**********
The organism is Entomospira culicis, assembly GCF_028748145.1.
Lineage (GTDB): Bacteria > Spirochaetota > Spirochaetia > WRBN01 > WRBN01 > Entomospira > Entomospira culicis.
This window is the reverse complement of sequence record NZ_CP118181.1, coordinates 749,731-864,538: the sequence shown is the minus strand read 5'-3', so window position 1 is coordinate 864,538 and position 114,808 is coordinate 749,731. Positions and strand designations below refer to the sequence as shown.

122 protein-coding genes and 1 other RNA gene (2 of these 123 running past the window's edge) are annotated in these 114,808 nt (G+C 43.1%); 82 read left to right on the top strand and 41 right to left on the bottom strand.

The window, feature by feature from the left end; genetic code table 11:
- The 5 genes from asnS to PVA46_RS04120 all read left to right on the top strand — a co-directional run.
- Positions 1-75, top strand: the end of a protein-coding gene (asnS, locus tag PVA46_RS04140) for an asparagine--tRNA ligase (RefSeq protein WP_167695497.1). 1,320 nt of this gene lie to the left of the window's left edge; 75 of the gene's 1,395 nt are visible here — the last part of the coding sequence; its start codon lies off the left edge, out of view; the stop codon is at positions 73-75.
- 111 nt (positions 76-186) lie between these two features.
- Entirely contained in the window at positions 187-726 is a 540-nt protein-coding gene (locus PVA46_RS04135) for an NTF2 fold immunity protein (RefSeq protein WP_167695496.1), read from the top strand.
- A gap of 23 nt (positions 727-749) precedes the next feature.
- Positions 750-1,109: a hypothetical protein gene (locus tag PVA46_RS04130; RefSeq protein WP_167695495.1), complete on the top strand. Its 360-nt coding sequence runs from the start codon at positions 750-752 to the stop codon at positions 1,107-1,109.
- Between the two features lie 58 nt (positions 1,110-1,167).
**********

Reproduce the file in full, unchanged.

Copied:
The organism is Entomospira culicis, assembly GCF_028748145.1.
Lineage (GTDB): Bacteria > Spirochaetota > Spirochaetia > WRBN01 > WRBN01 > Entomospira > Entomospira culicis.
This window is the reverse complement of sequence record NZ_CP118181.1, coordinates 749,731-864,538: the sequence shown is the minus strand read 5'-3', so window position 1 is coordinate 864,538 and position 114,808 is coordinate 749,731. Positions and strand designations below refer to the sequence as shown.

122 protein-coding genes and 1 other RNA gene (2 of these 123 running past the window's edge) are annotated in these 114,808 nt (G+C 43.1%); 82 read left to right on the top strand and 41 right to left on the bottom strand.

The window, feature by feature from the left end; genetic code table 11:
- The 5 genes from asnS to PVA46_RS04120 all read left to right on the top strand — a co-directional run.
- Positions 1-75, top strand: the end of a protein-coding gene (asnS, locus tag PVA46_RS04140) for an asparagine--tRNA ligase (RefSeq protein WP_167695497.1). 1,320 nt of this gene lie to the left of the window's left edge; 75 of the gene's 1,395 nt are visible here — the last part of the coding sequence; its start codon lies off the left edge, out of view; the stop codon is at positions 73-75.
- 111 nt (positions 76-186) lie between these two features.
- Entirely contained in the window at positions 187-726 is a 540-nt protein-coding gene (locus PVA46_RS04135) for an NTF2 fold immunity protein (RefSeq protein WP_167695496.1), read from the top strand.
- A gap of 23 nt (positions 727-749) precedes the next feature.
- Positions 750-1,109: a hypothetical protein gene (locus tag PVA46_RS04130; RefSeq protein WP_167695495.1), complete on the top strand. Its 360-nt coding sequence runs from the start codon at positions 750-752 to the stop codon at positions 1,107-1,109.
- Between the two features lie 58 nt (positions 1,110-1,167).